FERREIRA, JOHN H. - A general blacksmith whose business is located at No. 214 North Second Street, Springfield, is a man who has succeeded well and now specializes on plow and wagon work and horse shoeing. He was born August 16, 1863, on the corner of Second and Carpenter Streets, Springfield, a son of John Ferreira and Mary (Vasconcellos) Ferreira, the former born on the Island of Madeira, in June, 1838, and the latter in the same place in May, 1841. She was a daughter of Joseph Vasconcellos. John Ferreira came to the United States in young manhood with his widowed mother and her six other children. He learned wagon making in Springfield and followed that trade for some time, then located on his farm of fifty acres, where he and his wife are both living. They had children as follows: John H., Harvey, Lewis; Lizzie, married Jess Neef, of Island Grove, Township; William, of Sun Prairie; Mary, Mrs. Harry Shoemaker, of Springfield.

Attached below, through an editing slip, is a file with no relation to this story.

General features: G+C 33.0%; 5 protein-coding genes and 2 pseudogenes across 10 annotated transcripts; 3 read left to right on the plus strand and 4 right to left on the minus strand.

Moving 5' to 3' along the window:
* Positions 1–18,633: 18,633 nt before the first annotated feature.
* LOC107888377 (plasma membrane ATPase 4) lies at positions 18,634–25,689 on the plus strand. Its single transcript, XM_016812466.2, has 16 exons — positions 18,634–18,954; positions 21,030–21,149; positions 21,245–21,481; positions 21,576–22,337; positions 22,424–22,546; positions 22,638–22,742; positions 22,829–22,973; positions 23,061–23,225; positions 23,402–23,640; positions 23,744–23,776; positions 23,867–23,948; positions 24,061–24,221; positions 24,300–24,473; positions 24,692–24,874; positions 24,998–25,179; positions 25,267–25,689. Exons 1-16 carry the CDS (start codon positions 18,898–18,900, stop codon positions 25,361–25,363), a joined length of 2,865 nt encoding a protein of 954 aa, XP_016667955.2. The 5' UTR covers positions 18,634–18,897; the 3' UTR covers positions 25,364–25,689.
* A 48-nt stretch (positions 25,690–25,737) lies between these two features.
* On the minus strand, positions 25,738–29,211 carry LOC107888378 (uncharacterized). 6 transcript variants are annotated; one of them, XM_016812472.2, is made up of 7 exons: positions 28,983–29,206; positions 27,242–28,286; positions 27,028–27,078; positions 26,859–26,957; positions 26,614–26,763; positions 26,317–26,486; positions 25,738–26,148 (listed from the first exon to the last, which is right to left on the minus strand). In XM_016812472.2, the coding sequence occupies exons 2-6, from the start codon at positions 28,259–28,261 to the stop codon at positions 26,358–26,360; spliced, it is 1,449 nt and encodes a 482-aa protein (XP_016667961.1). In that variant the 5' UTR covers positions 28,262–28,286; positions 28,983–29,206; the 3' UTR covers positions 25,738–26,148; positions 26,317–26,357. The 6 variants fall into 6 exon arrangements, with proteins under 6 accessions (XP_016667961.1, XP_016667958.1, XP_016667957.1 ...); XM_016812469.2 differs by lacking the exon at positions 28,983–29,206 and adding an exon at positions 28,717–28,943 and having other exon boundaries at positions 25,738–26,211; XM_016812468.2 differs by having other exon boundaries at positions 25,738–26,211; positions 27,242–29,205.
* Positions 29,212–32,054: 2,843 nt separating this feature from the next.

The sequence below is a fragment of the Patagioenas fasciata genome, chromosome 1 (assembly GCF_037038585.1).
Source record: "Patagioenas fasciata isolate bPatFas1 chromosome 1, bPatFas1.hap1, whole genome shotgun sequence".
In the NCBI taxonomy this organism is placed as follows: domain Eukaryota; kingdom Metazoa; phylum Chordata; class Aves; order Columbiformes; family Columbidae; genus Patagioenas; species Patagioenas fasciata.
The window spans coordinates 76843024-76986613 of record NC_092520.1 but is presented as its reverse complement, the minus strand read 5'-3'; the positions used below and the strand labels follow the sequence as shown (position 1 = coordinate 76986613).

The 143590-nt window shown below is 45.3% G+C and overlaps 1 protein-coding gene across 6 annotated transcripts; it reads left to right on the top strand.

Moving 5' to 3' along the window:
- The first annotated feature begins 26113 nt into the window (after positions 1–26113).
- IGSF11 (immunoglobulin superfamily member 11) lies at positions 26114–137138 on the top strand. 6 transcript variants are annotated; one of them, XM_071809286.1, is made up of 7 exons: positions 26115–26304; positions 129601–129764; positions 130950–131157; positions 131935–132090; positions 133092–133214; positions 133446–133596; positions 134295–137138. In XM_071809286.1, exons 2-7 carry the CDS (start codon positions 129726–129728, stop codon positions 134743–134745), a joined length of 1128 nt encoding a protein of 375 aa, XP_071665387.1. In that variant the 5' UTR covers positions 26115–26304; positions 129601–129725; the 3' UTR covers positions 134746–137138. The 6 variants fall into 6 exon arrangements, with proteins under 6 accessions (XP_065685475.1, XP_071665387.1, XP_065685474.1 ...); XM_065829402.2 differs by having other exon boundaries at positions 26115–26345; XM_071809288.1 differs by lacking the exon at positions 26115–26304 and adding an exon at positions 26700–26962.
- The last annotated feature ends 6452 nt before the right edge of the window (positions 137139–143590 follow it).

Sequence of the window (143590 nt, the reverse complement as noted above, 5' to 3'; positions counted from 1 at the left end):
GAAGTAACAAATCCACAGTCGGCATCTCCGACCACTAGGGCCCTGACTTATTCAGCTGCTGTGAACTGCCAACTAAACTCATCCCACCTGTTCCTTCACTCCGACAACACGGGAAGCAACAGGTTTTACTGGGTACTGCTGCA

John H. Ferreira attended the Trapp School in Springfield until he was twelve years old, then the family moved to the farm his father had bought in Island Grove Township. For three years the lad worked on the farm, then learned the blacksmith trade. Following this he worked with a number of well known men in this line, finishing his apprenticeship by the time he was eighteen years old. He then went to Grand Rapids, where he spent eight years. Coming back to Springfield, he started in business for himself. While a Republican on national questions, he is liberal about matters pertaining to local government. Fraternally he belongs to the Masons, Modern Woodmen, and Royal Neighbors, and is popular in all.
Mr. Ferreira was married in Grand Rapids, December 28, 1891, to Miss Ella Benson, of that city, daughter of the late Hans Benson. Their children are: Arthur W. and Emma Rosette. Mr. Ferreira belongs to a class of men who are steadily working towards better government and general advancement. Industrious and hard working, strict in business probity, Mr. Ferreira believes in uprightness in public office and casts his vote for the man he deems will best carry out its obligations.